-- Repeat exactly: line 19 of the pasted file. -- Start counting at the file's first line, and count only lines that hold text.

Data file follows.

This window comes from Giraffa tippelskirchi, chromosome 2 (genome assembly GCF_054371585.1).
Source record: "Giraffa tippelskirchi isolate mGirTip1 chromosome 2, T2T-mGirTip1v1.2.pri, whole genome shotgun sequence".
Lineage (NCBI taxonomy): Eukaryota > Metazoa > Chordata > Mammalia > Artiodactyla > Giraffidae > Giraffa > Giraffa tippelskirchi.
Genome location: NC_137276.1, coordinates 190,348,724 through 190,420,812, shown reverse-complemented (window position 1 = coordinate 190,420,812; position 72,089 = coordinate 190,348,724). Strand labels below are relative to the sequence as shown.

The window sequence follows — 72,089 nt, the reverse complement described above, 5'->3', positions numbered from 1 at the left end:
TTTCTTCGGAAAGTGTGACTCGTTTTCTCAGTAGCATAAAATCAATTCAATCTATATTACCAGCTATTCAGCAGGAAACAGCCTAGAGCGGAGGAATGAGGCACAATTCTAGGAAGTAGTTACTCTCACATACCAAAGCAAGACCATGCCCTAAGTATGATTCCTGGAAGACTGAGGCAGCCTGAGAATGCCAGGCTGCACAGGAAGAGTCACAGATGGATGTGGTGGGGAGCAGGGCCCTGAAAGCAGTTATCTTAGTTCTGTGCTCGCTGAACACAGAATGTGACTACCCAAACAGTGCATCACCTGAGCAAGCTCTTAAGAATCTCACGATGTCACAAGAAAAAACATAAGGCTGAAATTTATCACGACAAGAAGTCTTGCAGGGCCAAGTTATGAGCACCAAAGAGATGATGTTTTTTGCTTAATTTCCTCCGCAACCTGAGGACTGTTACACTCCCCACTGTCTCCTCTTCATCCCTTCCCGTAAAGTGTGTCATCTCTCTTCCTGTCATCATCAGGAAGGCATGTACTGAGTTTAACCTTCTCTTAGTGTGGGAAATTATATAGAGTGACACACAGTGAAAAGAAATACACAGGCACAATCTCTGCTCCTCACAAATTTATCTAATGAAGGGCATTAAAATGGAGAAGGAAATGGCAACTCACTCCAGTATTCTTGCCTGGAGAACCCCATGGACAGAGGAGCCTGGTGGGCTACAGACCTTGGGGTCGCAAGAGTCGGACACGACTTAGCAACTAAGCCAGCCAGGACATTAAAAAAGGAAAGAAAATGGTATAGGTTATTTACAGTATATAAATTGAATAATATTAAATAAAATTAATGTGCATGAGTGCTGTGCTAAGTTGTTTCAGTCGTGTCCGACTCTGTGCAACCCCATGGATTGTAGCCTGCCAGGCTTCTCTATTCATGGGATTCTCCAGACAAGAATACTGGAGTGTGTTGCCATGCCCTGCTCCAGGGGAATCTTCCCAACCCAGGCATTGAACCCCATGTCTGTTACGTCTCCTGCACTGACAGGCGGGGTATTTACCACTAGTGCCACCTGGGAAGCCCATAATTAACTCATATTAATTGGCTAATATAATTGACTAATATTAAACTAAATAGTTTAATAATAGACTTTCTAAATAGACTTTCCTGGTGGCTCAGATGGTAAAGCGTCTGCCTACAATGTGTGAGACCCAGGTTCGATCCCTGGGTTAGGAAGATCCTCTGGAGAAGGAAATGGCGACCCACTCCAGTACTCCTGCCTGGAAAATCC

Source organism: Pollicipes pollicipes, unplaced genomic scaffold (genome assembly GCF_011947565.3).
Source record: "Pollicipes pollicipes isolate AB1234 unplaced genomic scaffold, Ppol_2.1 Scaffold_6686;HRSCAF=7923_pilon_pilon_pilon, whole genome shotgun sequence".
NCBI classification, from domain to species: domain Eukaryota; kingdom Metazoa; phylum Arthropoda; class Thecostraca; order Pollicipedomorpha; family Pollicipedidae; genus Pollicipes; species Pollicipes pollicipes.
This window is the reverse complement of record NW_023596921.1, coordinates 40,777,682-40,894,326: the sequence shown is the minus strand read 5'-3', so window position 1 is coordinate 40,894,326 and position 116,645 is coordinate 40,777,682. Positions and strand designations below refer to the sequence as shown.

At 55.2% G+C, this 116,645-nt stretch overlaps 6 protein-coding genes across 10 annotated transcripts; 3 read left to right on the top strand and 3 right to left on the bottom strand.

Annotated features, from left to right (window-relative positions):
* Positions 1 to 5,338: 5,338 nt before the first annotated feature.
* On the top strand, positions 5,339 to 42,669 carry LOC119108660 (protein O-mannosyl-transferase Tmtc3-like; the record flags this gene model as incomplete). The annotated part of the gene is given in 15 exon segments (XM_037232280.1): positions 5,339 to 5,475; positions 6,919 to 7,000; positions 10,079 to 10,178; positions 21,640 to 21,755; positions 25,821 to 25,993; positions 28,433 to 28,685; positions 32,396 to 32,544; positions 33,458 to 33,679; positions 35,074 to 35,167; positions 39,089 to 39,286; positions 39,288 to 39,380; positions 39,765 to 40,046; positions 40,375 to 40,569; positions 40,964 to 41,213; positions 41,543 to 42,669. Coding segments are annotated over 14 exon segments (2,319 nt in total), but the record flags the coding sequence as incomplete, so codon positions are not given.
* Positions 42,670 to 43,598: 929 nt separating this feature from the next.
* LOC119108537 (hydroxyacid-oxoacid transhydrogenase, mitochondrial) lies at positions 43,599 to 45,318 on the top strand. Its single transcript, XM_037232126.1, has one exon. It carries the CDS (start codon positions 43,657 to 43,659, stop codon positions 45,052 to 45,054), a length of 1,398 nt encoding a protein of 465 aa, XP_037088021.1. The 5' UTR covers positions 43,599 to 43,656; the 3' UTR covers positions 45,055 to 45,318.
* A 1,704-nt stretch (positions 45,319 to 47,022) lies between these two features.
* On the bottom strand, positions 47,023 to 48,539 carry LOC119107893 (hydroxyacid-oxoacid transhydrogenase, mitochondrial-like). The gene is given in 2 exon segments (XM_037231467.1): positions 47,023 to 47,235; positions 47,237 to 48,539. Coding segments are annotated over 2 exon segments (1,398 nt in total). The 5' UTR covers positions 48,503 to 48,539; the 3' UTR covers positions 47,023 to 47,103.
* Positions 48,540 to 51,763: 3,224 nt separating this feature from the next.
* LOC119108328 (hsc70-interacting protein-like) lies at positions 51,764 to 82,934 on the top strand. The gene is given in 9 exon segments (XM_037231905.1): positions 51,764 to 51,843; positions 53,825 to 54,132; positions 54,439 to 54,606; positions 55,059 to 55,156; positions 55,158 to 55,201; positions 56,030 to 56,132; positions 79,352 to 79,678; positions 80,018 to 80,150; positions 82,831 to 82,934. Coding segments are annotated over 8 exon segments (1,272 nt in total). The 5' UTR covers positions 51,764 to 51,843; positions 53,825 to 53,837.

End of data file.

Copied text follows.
* Positions 48,540 to 51,763: 3,224 nt separating this feature from the next.